Don't Do It Yourself

Dominating the SERPs with an Absurdly Cheap VA Army

This is a guest post by Freddie from Invest With Passion. If you want to guest post, check out my guidelines here.

Can you imagine commanding a large army of workers whose sole purpose is to promote your blog? Now picture everyone in that army working for less than $1 per hour. Sound impossible? I thought so too until I got the revelation that I really could build my own army to work for me. I am not plotting world domination, but I am preparing for search engine domination.

My name is Freddie Taylor. I own and operate a few websites around the Internet, but the one I focus on now is Invest With Passion. My goal is to earn money through these websites to pay for the lifestyle I want for my family. Working diligently in my business, it has grown modestly. If only I had help building my websites.

The Spark for my VA Army

VA stands for Virtual Assistant. Basically, an online virtual assistant is a remote employee or subcontractor hired by you for a very specific task. It is a great concept, but one that many people don't consider.

Every initiative in the world needs a spark. Mine came when I was listening to a Search Engine Optimization (SEO) seminar on the new Google Panda updates. Search engines are very fickle and website owners need to be aware of the needs and changes of these search engines. Google is the largest search engine in the world, so I sat in on a webinar on the subject.

The webinar was pretty basic. They didn’t share much I wasn’t already aware of, but then came their comments on outsourcing and their VA’s. The speaker actually said they have over 100 VA’s working for them for under $0.70/hr. each. The number of VA’s is one thing, but cost per hour was another. From that moment on in the webinar, I couldn’t think of anything else. Imagine what I could accomplish if I had 100 people working on my business with me?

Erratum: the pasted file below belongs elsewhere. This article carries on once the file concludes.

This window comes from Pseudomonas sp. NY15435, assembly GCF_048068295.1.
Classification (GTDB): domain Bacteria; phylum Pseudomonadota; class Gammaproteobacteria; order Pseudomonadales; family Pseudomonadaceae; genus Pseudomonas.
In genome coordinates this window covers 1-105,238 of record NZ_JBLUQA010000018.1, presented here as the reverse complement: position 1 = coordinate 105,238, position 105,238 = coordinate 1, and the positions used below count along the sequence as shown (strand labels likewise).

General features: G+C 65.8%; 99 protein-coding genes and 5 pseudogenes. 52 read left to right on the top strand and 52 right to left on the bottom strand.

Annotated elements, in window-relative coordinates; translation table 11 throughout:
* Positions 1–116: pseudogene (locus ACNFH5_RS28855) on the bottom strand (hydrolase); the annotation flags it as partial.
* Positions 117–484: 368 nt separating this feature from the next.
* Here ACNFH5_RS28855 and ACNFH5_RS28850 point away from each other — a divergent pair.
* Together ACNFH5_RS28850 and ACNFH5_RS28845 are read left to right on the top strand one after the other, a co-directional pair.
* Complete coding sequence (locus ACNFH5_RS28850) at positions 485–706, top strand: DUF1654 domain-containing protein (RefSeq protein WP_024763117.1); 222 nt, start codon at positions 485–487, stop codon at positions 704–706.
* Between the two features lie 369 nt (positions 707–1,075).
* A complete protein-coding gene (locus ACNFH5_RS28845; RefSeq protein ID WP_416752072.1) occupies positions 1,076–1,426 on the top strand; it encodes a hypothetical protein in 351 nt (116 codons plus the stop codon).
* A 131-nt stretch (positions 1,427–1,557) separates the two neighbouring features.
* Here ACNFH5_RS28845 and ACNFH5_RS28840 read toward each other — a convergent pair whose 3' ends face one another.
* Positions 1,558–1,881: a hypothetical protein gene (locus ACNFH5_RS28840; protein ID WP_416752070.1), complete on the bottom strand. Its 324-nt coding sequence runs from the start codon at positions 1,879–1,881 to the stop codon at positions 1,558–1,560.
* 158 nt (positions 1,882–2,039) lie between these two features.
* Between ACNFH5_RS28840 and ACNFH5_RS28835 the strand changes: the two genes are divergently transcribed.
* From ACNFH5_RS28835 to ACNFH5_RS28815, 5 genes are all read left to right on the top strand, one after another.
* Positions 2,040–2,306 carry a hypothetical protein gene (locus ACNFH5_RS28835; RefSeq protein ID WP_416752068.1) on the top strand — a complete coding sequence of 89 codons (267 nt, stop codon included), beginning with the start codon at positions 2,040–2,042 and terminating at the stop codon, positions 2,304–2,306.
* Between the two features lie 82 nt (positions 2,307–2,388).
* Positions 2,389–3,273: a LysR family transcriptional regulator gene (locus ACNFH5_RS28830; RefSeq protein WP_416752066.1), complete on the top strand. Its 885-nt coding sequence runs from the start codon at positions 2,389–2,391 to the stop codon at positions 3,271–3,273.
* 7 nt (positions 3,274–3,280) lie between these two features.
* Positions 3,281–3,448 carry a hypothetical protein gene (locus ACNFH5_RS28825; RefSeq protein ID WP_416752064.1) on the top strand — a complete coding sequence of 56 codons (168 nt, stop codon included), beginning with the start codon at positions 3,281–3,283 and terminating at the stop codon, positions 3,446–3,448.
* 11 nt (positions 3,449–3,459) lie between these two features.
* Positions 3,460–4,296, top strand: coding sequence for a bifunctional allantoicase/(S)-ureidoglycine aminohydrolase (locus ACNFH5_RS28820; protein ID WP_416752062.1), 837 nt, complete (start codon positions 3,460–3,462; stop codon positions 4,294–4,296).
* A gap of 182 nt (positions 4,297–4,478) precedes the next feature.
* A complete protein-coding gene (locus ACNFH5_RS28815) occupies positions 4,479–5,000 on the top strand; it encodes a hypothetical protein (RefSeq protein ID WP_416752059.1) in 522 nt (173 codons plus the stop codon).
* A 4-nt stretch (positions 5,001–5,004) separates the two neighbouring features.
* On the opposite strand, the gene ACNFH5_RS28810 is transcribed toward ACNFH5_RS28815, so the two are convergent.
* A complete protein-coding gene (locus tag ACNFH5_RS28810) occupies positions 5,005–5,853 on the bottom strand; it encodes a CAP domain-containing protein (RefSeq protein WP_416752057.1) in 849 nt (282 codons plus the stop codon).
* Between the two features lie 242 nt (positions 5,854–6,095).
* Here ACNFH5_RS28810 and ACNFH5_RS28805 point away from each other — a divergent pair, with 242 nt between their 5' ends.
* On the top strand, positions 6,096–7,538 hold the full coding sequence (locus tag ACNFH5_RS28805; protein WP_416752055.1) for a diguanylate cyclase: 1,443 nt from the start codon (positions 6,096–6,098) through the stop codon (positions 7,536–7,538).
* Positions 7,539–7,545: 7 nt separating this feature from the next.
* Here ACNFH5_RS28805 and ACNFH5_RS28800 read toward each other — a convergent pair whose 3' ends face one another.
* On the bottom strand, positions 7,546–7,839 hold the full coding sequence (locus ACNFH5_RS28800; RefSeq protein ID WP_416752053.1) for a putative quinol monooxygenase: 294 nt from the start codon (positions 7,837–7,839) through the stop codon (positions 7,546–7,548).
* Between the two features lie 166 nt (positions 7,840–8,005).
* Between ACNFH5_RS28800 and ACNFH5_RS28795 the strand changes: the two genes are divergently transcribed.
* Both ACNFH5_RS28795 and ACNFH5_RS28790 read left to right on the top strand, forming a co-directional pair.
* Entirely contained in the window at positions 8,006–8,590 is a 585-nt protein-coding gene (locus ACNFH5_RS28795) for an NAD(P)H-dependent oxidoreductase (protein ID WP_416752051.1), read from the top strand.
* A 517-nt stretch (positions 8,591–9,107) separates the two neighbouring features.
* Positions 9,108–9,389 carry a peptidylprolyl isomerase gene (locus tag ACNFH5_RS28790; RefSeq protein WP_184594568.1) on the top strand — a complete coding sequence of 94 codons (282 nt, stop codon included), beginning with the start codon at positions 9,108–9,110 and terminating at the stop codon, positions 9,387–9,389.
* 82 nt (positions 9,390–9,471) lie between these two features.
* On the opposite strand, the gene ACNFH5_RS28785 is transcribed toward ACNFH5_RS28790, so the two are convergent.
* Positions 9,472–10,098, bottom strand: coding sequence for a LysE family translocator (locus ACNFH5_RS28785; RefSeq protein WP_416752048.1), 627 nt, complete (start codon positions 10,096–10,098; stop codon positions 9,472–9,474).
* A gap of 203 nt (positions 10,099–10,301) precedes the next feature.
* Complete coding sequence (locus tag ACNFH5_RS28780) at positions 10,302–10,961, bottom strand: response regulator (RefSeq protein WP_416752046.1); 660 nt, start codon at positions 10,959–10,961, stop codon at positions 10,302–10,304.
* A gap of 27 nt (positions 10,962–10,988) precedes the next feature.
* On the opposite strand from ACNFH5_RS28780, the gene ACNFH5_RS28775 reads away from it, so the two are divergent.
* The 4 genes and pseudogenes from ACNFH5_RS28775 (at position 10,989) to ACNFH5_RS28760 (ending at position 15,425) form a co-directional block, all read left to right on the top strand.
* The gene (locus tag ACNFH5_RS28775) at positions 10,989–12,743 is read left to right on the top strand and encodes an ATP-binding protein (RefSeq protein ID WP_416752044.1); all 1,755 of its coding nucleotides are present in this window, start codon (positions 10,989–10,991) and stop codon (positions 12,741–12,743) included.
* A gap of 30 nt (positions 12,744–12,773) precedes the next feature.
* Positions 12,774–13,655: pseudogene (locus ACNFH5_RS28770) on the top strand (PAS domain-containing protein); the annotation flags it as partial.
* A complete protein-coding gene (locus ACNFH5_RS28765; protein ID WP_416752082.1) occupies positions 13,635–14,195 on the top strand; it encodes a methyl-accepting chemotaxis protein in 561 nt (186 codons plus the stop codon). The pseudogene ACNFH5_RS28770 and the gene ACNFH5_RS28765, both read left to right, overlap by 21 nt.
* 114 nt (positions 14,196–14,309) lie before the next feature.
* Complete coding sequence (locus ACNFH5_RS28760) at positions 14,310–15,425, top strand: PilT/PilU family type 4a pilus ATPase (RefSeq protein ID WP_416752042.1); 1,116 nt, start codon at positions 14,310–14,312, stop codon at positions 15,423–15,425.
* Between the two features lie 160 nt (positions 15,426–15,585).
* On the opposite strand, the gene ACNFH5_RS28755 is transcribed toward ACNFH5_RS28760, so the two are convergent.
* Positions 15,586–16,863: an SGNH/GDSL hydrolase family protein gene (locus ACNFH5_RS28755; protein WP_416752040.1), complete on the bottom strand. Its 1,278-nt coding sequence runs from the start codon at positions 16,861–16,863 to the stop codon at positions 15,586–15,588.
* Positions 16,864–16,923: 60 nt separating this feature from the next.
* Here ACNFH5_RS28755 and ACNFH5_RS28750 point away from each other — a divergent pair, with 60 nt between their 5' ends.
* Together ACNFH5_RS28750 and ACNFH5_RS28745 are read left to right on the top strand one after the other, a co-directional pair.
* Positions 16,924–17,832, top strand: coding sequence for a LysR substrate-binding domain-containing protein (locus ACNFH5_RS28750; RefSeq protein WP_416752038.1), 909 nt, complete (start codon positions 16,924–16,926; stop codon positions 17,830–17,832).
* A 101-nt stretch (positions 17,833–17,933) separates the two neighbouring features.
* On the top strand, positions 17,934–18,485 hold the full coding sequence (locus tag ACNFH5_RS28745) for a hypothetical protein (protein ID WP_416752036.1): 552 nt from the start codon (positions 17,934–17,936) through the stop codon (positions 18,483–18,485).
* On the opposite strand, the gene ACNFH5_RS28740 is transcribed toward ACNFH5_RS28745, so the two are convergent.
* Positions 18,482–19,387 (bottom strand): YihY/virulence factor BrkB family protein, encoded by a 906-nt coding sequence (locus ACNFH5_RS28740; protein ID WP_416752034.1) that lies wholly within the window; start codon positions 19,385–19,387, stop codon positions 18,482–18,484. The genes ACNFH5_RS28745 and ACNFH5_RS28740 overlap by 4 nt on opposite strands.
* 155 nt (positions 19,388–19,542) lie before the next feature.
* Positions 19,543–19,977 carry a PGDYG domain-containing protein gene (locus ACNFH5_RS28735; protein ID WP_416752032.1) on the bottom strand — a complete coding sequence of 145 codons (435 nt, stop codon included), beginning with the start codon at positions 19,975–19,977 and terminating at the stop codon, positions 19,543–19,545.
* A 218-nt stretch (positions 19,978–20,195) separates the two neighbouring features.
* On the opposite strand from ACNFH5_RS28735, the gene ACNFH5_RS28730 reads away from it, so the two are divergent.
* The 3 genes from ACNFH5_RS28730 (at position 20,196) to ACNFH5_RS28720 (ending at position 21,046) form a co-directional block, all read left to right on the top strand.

Couldn’t Believe it Was Possible

The thought of creating a VA Army began to consume me. Before I knew it, I was on getting the hang of the platform. I found it very easy to navigate and with the help of a friend I crafted my first VA position.

I needed someone to help with my SEO work on my websites. The need for assistance backlinking for my website was the top priority. A backlink is a hyperlink from someone else’s website to yours. It is a pretty simple process, but one that has to be done if you expect to dominate the Search Engines.

After posting my job request, I had over 150 applicants for the position within 12 hours. On Odesk, you post a job and the contractors apply by providing their credentials and the amount they will take to fulfill the job. My position was an hourly wage, not fixed fee. Many of the replies were from people willing to take .22/hr. to $3.00/hr. I couldn’t believe it was possible, but there it was right in front of me.